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The antivirus company Kaspersky Lab has completed a study of Dark Web markets. As a result, experts found out that cybercriminals can sell the user’s digital life for less than $50. Digital life refers to social media account data, bank details, remote access to servers or desktops, and even information from popular Uber, Netflix, and Spotify services, gaming resources, dating apps, and even adult sites. The price per hacked account averages one dollar. Moreover, discounts are provided for wholesale purchases. Despite the fact that the digital personality is inexpensive, today, it is of some interest to cybercriminals in other respects. In this case, you need to pick the reliable antivirus software; so consider McAfee versus Norton, or choose some other reliable antivirus solutions to protect your digital identity.
What is Digital Identity?
“Digital identity” includes social media accounts, bank details, remote access to servers or desktops, information from Uber, Netflix and Spotify services, gaming resources, dating apps, and porn sites. Kaspersky Lab senior antivirus experts claim that the prices for Dark Web’s “digital identity” are approximately the same around the world. Depending on the personality, they range on average from $50 to $100. On average, you can buy one hacked account for $1. Also, attackers offer discounts for wholesale purchases.
Kaspersky Lab experts concluded that, despite low prices, “digital identity” is a significant asset for cybercriminals. The victim can suffer financial and reputational damage because fraudsters are able to borrow money or commit a crime on behalf of another person.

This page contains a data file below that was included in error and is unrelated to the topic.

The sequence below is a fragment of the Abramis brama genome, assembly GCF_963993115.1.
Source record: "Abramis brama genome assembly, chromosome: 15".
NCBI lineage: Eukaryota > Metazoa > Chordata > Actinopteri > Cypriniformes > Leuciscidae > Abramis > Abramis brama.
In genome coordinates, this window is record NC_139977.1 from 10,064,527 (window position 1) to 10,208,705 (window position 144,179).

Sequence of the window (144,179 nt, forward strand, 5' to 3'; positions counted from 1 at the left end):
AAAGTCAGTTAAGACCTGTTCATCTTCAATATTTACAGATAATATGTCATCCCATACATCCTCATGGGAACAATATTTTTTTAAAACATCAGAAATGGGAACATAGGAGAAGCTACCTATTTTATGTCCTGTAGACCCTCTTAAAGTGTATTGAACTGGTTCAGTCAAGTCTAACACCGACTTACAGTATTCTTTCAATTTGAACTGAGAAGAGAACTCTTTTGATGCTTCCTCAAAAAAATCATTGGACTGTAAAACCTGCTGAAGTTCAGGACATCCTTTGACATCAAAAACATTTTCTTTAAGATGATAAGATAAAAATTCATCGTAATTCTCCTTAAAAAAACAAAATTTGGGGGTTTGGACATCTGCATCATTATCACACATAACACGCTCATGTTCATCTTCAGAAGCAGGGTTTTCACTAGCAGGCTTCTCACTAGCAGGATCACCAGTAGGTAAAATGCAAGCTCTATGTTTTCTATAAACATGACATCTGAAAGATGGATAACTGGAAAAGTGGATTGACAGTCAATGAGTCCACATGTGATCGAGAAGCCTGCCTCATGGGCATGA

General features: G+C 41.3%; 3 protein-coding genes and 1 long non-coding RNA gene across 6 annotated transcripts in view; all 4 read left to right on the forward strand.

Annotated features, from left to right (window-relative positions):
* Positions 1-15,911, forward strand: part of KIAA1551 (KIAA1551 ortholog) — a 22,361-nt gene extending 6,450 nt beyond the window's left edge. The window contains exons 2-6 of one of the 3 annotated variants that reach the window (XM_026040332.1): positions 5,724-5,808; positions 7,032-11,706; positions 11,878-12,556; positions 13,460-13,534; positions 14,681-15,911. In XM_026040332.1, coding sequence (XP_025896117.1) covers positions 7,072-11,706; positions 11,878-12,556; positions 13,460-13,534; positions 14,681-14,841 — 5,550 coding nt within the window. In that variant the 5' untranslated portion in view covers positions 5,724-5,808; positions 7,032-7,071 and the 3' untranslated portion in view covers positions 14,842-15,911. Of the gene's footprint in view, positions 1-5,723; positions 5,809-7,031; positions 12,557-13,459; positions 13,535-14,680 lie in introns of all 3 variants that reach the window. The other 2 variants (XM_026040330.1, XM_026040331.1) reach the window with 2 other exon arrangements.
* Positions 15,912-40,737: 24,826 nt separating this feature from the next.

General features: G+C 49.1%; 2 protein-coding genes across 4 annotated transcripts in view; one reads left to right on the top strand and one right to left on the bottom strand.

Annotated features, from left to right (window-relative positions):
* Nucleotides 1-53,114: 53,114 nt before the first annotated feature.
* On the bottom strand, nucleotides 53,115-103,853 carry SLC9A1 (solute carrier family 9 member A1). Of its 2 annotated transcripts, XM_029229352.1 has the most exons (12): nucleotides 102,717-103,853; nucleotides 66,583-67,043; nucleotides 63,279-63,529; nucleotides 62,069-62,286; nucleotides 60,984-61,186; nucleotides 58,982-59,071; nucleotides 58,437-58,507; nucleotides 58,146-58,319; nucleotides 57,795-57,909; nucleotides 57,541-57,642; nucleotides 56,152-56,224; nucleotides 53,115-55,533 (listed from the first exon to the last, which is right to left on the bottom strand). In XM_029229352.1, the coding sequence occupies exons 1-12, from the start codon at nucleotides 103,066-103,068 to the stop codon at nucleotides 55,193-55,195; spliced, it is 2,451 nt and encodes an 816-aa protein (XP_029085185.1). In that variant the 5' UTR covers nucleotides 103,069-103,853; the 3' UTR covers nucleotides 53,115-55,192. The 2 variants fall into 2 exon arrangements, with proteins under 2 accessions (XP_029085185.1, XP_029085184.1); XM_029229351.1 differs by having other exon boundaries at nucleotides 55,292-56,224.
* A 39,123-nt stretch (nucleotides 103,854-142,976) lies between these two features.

What Are the Aim of the Criminals?
In case of identity theft, the victim may suffer financial and reputational damage, because attackers are hypothetically able to borrow money or commit a crime on behalf of another person. The most common ways to steal a digital identity are primarily phishing campaigns and exploiting vulnerabilities in programs and applications. After a successful such attack, attackers receive dumps that collectively contain email addresses and passwords for logging into a certain service. It is worth noting that some fraudsters selling user data on a dark network provide customers with a lifetime guarantee: if one account stops working, then instead another will be provided completely free.
Among accounts, the most valuable for attackers are the logins and passwords of users of payment systems, online banks, and cryptocurrency exchanges. Passwords from popular online stores such as Ebay or Amazon are also in demand, because bank cards are usually already tied in users’ personal accounts, which allows criminals to make purchases at someone else’s account, or they use these trading platforms to cash out money from stolen bank cards by buying goods on behalf of others and their further resale. Most credentials are sold at up to $10. Stolen accounts from social networks and other Internet services are sold in batches of several thousand to several million records. Prices for such kits range from tens to hundreds of dollars.
The use of many bots can have a significant impact on the vectors of information dissemination, can be used to promote accounts, and create visibility of popularity. Fake accounts are used not only on social networks. Separate market — confirmed accounts. When they are registered, the owner also provides a mobile phone number and identity documents in some cases. A striking example is the sale of car-sharing accounts. In the future, with their help, crimes can be committed, traffic rules can be violated, allowing the real driver to remain anonymous and unpunished. Platform and social network owners should take more measures to identify
fraudulent and fake accounts. However, according to the assessment, this will not completely stop the trade in “digital personalities” but will only bring the confrontation to a new level, causing an increase in prices due to difficulties.
According to Positive Technologies, data fall into the shadow market in different ways. For example, from attackers who purposefully lure personal information and credentials from users from various services, or from criminal groups that, during a targeted attack on a company, at the same time acquired a database of its customers.